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# Stoichiometry : Calculations with Chemical Formulas and Equations

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1. Stoichiometry: Calculations with Chemical Formulas and Equations Chapter 3

2. 3.1 Chemical Equations • Reactants are left of the arrow • Products are right of the arrow • The symbol D is placed above the arrow to indicate that the rxn is being heated • Must have an equal number of atoms of each element on each side of the arrow • Remember you can change coefficients but NEVER change the subscripts • State of substance sometimes shown • Solid (s), liquid (l), gas (g), aqueous (aq)

3. 3.2 Patterns of Chemical Reactivity • Combination (synthesis) reactions • 2+ substances react to form one product • 2 Mg(s) + O2(g)  2 MgO(s) • Decomposition reactions • One substance reacts to product 2+ substances • CaCO3(s)  CaO(s) + CO2(g) • Combustion • Reactions that produce a flame • Most have O2 as reactant • Combustion of hydrocarbons and oxygen containing hydrocarbon derivatives generates CO2 and H2O • If insufficient O2 present will form CO in addition to CO2

4. 3.3 Formula Weights • Formula weight- sum of the atomic weights of each atom in the chemical formula • Aka molecular weight of molecules • Percent Composition- calculate the % of each element in the total mass of the compound (# of atoms of element)(atomic mass of element) x 100 Total mass of the compound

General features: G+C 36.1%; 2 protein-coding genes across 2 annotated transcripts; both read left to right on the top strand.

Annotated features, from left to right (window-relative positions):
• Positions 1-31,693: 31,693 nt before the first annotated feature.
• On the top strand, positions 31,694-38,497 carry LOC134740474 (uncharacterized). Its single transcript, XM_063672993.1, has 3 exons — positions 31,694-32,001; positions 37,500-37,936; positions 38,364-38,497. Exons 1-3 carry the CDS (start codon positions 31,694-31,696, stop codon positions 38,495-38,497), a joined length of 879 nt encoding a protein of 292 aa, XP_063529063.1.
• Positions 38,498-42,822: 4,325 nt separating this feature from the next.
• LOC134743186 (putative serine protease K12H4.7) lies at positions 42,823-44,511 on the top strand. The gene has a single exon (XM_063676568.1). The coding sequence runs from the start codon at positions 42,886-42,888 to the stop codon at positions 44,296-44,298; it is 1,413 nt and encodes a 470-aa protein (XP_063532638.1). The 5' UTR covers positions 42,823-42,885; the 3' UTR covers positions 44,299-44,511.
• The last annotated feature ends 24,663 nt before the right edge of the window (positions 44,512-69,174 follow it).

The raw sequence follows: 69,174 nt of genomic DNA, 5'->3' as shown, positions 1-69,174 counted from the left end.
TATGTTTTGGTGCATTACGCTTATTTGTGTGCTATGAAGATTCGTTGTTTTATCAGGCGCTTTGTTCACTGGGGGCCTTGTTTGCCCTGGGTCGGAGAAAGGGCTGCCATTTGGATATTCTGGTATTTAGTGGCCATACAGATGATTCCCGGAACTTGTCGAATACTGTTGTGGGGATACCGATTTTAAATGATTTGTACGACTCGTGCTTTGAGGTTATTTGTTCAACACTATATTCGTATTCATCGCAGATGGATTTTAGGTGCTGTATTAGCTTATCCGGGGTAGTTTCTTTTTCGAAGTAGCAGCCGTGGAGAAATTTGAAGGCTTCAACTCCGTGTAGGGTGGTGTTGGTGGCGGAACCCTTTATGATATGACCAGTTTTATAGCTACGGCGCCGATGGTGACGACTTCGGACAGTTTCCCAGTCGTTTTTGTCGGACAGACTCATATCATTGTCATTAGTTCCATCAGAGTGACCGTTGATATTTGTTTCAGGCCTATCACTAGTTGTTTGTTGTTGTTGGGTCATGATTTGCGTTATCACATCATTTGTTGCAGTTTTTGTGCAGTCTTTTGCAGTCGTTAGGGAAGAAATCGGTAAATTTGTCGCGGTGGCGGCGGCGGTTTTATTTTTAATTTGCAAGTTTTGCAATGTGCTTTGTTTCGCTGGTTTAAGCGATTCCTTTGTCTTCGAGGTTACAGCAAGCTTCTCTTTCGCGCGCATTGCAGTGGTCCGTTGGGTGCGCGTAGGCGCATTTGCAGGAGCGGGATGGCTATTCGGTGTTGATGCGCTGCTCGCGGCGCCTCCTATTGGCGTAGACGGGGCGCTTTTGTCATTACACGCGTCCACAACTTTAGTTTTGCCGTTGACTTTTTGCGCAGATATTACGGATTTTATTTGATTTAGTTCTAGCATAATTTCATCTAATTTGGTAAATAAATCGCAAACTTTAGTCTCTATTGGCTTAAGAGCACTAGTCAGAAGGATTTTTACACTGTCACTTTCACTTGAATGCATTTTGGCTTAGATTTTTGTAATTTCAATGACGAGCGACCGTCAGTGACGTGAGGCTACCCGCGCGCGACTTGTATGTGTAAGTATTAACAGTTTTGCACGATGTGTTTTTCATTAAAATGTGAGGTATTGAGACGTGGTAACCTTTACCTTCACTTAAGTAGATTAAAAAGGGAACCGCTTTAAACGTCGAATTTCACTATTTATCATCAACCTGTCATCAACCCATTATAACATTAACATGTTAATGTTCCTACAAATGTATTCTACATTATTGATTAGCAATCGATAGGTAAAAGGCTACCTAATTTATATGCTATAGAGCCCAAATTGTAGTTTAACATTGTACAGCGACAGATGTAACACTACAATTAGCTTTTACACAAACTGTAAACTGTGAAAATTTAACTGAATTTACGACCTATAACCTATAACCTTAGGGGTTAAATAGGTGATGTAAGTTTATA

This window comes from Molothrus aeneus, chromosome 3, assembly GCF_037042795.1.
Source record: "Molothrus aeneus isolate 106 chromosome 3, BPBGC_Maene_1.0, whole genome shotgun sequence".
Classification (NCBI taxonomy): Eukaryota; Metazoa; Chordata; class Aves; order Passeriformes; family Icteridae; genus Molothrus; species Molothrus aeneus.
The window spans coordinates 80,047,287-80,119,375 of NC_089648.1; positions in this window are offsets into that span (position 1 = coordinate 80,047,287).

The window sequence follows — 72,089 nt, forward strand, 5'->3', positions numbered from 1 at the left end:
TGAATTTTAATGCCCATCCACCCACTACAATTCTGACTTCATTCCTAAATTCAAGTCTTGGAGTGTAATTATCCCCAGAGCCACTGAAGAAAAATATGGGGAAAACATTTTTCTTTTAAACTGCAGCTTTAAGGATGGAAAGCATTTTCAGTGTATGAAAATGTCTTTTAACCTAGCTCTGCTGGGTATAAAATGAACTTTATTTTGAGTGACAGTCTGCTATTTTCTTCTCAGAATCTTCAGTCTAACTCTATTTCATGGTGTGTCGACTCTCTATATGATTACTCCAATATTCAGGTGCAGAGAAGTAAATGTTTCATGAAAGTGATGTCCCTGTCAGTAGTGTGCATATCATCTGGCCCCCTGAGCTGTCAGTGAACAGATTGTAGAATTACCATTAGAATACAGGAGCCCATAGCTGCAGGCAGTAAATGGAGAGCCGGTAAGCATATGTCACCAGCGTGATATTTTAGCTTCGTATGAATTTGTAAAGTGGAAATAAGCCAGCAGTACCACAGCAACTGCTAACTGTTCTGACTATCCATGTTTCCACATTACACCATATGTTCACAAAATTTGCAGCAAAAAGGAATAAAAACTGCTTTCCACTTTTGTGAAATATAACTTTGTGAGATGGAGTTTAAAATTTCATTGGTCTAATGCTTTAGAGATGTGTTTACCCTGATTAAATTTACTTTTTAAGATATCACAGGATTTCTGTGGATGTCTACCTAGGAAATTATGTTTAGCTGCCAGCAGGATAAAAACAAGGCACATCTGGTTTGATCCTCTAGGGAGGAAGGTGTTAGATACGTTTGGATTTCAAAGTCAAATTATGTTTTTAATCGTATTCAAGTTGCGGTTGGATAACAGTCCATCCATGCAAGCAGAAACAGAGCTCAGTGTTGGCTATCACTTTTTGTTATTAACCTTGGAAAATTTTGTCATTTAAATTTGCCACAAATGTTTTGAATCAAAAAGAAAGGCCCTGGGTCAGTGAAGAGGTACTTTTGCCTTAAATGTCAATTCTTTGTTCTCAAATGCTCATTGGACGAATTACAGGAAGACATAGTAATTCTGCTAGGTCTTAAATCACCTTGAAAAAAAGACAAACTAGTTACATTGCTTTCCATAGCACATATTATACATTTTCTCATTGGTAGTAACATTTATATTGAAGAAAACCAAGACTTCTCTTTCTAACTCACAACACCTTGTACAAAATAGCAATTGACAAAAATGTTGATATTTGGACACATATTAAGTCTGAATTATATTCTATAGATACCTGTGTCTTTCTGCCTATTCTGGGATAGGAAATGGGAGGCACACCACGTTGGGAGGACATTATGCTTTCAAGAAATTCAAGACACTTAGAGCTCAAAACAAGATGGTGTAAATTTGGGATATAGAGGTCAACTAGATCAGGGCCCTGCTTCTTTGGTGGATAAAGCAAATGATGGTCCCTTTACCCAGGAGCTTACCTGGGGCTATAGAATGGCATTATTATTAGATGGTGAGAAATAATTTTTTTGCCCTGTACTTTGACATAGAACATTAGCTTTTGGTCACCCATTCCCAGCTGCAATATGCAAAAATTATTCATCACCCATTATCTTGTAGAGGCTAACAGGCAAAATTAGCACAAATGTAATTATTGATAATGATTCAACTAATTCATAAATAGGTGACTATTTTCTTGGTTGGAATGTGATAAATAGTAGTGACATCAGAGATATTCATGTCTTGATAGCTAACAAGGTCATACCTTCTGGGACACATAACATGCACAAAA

5. 3.4 Avogadro’s Number and the Mole • 6.02 x 1023 units • An element’s atomic mass expressed in grams contains 1 mole of atoms- molar mass • Going to moles divide, away from moles multiply Mass Moles Number of particles Molar mass 6.02 x 1023 22.4 L Volume (gas)

6. 3.5 Empirical Formulas from Analyses • Determining empirical from % composition • Convert % to mass (assume 100g) • Calculate moles of each element • Determine mole ratios (divide all moles by smallest #) • Multiply if needed to ensure all whole #’s • Molecular Formula from empirical Whole- number multiple = molecular weight Empirical formula weight • Multiply empirical by multiple to get molecular formula

7. Combustion analysis • Calculate the mass of C and H • Moles of C per mole CO2 • Moles of H per mole H2O • Determine mass of O • Mass of O = mass of sample – (mass of C + mass of H) • Calculate moles of C, H, O • Divide by lowest to determine ratio

8. 3.6 Stoichiometry

9. 3.7 Limiting Reactants • Substance that controls the amount of product that can form • Solving: • Convert grams to moles • Divide by coefficient in balanced equation • Smallest # is limiting reactant • Stoichiometry problem- use limiting reactant

10. Theoretical yield • Quantity of product calculated to form when all of the limiting reactant reacts • Actual yield • Amount of product actually obtained • Less than theoretical • Percent yield Actual yield x 100 Theoretical yield • Goal = close to 100%